Henry Ford famously said “you can take my factories, burn up my buildings, but give me my people and I’ll build it right back.” His sentiment underscores the importance and value of putting employees first.
Direct worker feedback is the foundation of all successful human resource and management teams. Putting employees first means listening to workers to identify performance improvement opportunities and to design engagement programs that work. We often encourage employers to conduct a worker survey, no matter where they are in the evolution of their worker engagement program. Worker surveys allow you to hear directly from your workforce, gather reliable data and better understand needs. Surveys, when conducted correctly, are effective at gathering a balanced and representative view of what employees think, enabling organizations to make data-based decisions and spend funds more effectively.
Just the act of conducting a survey can increase employee engagement and loyalty. It allows employers to demonstrate that their employees’ opinions matter. Employees feel more empowered when they are given the opportunity to share their thoughts and opinions. This is especially true when employees see organizational change take place as a result of feedback gained through surveys.
On the other hand, neglecting survey results can diminish employee engagement and lead to cynicism. For this reason, it’s important that employers communicate survey results, as well as any steps that are being taken to address areas of concern. This is true even if the decision is to not take any steps. Simply saying, “We heard your concerns, but we can’t make this change because of <insert reason>,” can be an effective engagement strategy. Employees now feel like they have a voice and understand how the decision was made.
How often should an organization survey its workforce?
Opinions vary on how frequently organizations should survey their workforce, but I think it ultimately depends on how quickly a company can implement change. If a company is nimble and able to execute necessary changes within six months, then it makes sense to conduct a survey twice a year. For many employers, organizational change takes much longer. In those situations, surveying employees every 12 to 18 months is more realistic.
For years the consumer industry has been conducting Net Promoter Score (NPS) surveys to track customer perceptions. These are quick surveys that some companies do weekly to keep their finger on the pulse of their buyers. This same concept can be extremely useful for employers to better understand employee needs. Increasingly, more and more of our clients are asking for these Employee Pulse Surveys to better track employee engagement.
Labor Solutions’ Employee Pulse Surveys include three questions and we typically suggest employers conduct them once a quarter, and sometimes after a significant event—either positive or negative. It fosters understanding of how changes made in the company are perceived by employees. Maybe there was a restructuring, merger or change in policy. It is important that these surveys are conducted often and during times of relative calm, so you have a baseline and are more easily able to identify trouble spots or change. Because Employee Pulse surveys are short they help guard against survey fatigue, which can lead to incomplete responses or inaccurate data.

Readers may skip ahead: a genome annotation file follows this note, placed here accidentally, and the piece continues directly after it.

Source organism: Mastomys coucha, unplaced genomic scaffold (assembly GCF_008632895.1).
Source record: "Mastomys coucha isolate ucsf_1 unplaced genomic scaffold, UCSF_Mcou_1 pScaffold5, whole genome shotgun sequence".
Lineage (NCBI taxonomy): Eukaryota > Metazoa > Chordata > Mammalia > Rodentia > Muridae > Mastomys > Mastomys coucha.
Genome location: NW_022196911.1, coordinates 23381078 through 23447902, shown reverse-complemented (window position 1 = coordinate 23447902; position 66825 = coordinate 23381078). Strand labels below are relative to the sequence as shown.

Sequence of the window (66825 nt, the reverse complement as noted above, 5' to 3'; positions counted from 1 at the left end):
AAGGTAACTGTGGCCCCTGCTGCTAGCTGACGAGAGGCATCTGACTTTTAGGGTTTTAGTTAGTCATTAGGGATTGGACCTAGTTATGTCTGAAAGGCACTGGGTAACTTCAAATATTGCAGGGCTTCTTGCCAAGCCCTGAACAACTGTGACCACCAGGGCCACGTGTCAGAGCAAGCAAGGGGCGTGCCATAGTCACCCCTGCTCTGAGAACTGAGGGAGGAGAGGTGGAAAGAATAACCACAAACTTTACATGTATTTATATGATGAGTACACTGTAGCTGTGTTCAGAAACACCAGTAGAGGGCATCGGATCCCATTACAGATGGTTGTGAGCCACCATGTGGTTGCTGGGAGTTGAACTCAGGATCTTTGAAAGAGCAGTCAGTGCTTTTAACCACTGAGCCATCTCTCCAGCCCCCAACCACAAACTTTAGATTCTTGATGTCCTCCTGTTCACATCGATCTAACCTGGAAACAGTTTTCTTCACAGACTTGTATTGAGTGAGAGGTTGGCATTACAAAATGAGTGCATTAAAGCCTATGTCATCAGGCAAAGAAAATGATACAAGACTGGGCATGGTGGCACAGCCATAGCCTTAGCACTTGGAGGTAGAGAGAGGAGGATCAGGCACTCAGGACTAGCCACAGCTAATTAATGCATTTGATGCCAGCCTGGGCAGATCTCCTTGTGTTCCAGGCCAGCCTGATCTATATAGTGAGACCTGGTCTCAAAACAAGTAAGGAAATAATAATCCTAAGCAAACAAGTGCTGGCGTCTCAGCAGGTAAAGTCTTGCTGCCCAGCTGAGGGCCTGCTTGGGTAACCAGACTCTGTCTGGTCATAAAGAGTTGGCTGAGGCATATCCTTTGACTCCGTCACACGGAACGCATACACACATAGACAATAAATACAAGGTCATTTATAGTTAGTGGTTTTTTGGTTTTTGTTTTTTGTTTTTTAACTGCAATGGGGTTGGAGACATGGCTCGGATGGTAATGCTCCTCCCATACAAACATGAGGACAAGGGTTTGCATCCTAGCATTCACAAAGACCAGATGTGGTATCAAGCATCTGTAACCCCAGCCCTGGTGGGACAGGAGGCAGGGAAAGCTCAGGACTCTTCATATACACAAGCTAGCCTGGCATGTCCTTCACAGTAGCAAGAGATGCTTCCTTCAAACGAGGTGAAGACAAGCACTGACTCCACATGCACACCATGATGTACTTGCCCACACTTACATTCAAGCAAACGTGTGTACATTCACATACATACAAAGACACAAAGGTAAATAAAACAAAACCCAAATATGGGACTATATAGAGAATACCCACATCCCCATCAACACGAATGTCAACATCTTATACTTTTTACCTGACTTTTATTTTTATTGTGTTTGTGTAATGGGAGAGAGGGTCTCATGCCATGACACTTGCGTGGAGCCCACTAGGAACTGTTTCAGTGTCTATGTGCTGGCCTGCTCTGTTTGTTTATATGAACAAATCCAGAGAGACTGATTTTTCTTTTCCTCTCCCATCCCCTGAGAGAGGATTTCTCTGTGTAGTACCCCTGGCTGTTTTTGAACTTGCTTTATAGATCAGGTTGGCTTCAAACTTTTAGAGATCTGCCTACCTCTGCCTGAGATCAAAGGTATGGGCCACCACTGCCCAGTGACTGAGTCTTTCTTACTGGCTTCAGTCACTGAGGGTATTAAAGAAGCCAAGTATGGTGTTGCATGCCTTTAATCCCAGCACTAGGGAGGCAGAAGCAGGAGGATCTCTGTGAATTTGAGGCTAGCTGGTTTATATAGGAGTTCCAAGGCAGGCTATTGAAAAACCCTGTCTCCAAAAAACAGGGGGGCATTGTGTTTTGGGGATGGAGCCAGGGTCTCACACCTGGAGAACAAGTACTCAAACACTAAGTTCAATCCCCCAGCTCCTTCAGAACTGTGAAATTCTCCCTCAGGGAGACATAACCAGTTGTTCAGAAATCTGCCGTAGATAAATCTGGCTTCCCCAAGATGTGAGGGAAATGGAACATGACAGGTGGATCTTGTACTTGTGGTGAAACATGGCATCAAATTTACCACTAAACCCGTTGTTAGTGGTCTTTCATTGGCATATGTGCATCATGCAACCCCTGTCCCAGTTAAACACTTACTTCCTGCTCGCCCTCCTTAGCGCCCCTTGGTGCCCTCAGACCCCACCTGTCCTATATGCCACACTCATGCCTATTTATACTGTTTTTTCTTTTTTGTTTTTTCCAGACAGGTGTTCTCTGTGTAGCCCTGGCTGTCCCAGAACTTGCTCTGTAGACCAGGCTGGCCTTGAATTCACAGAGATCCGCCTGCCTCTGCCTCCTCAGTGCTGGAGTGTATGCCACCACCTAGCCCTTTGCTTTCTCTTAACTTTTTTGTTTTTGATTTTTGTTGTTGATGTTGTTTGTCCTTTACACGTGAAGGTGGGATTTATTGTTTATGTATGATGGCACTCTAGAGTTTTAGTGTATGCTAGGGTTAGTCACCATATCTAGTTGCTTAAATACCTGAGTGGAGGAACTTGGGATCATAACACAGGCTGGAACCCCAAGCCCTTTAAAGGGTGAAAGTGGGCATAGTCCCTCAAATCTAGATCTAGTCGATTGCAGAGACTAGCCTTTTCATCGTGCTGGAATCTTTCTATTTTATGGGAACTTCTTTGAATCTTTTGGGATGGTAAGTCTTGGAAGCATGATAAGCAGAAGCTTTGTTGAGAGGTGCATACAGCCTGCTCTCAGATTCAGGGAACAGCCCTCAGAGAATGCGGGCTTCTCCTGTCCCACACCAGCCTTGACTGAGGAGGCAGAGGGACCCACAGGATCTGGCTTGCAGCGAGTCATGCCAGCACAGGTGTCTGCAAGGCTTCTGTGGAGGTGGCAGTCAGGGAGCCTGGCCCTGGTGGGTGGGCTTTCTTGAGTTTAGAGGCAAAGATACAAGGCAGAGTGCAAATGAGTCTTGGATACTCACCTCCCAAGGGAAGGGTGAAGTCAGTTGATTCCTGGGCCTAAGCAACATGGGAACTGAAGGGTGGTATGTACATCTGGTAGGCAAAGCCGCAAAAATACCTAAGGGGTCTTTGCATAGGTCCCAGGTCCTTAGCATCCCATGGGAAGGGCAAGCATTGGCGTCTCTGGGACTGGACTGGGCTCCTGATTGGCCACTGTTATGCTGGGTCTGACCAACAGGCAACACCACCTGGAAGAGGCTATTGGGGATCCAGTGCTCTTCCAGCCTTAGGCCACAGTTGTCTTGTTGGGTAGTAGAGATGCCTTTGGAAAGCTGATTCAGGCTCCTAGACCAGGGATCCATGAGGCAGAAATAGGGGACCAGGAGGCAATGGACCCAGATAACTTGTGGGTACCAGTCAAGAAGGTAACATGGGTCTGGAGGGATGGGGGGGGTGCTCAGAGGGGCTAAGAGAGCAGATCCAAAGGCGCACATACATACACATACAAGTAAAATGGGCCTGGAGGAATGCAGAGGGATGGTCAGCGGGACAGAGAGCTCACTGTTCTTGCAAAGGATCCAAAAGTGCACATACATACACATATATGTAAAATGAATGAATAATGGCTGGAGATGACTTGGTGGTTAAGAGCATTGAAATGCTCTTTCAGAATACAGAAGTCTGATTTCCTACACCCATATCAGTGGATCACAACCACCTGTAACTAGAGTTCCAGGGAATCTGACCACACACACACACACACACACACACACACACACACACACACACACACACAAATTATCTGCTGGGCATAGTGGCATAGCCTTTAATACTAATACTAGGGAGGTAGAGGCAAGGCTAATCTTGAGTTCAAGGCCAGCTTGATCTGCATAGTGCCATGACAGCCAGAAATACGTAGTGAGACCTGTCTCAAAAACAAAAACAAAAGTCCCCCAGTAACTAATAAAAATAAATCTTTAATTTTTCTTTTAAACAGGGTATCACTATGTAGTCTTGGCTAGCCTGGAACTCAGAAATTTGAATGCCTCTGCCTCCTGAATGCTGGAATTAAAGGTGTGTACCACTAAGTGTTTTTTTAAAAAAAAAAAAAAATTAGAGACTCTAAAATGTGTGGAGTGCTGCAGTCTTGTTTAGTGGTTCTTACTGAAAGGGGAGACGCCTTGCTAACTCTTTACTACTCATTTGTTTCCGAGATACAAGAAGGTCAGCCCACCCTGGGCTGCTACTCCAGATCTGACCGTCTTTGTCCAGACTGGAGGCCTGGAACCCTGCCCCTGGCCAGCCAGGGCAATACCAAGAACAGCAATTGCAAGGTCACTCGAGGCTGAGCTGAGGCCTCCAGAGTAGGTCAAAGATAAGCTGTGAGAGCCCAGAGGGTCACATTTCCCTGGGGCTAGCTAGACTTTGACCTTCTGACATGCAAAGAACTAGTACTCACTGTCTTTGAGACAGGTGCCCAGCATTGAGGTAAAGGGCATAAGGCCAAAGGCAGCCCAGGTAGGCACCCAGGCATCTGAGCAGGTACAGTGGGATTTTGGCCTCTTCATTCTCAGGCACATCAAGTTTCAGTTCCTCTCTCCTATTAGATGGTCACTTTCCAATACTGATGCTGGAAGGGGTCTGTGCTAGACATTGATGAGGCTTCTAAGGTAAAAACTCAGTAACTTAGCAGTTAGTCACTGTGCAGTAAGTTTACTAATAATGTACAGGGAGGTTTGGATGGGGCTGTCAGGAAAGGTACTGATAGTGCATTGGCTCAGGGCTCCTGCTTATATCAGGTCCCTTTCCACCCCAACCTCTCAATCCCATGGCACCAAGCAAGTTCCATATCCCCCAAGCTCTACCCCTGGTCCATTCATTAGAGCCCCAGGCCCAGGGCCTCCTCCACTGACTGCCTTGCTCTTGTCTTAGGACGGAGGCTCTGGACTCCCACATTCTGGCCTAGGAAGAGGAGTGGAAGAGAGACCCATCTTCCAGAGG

Is it necessary to survey the entire workforce?
Clients are relieved to hear it’s not necessary to survey their entire workforce, which can be time consuming and expensive. Unless the company is very small, statisticians agree that a randomly selected sample of a population can be used to reasonably estimate the views of the entire population. A recent article in the New York Times illustrated the validity of probability sampling by using the analogy of a chef checking the flavor of his sauce. In short, it’s not necessary for the chef to eat the entire batch to know how his sauce tastes.
To determine how many employees should be included in a survey sample size, employers need to determine their desired margin of error. The margin of error indicates the survey’s degree of accuracy. For example, a survey with a 5% margin of error found that 70% of the population prefer the color red and 30% prefer the color blue. The true value, based on the 5% margin of error, would be anywhere in the range of 5% more or 5% less than what was reported in the survey. For red, the true value would be between 65% and 75%. For blue, it would be between 25% and 35%.
At Labor Solutions we typically use a margin of error of +-7.5 percent. This tends to minimize costs, while also delivering trustworthy results for this type of survey. You can use a sample size calculator to determine how many employees you should include in your sample size. For a company with 10,000 employees, for a +-7.5 margin of error, a sample size calculator shows you will need a sample size of 171 employees.
If you increase your sample size, you will decrease your margin of error. But at some point the law of diminishing returns makes the increased accuracy negligible. In addition, increasing the sample size typically increases the costs associated with executing a survey. Not to mention the time and effort involved in encouraging workers to take a survey.
While surveys are key to organizational success, surveys can’t stand alone and they are only one piece of an effective employee engagement program. An effective program is constantly seeking input and adapting to the needs of employees.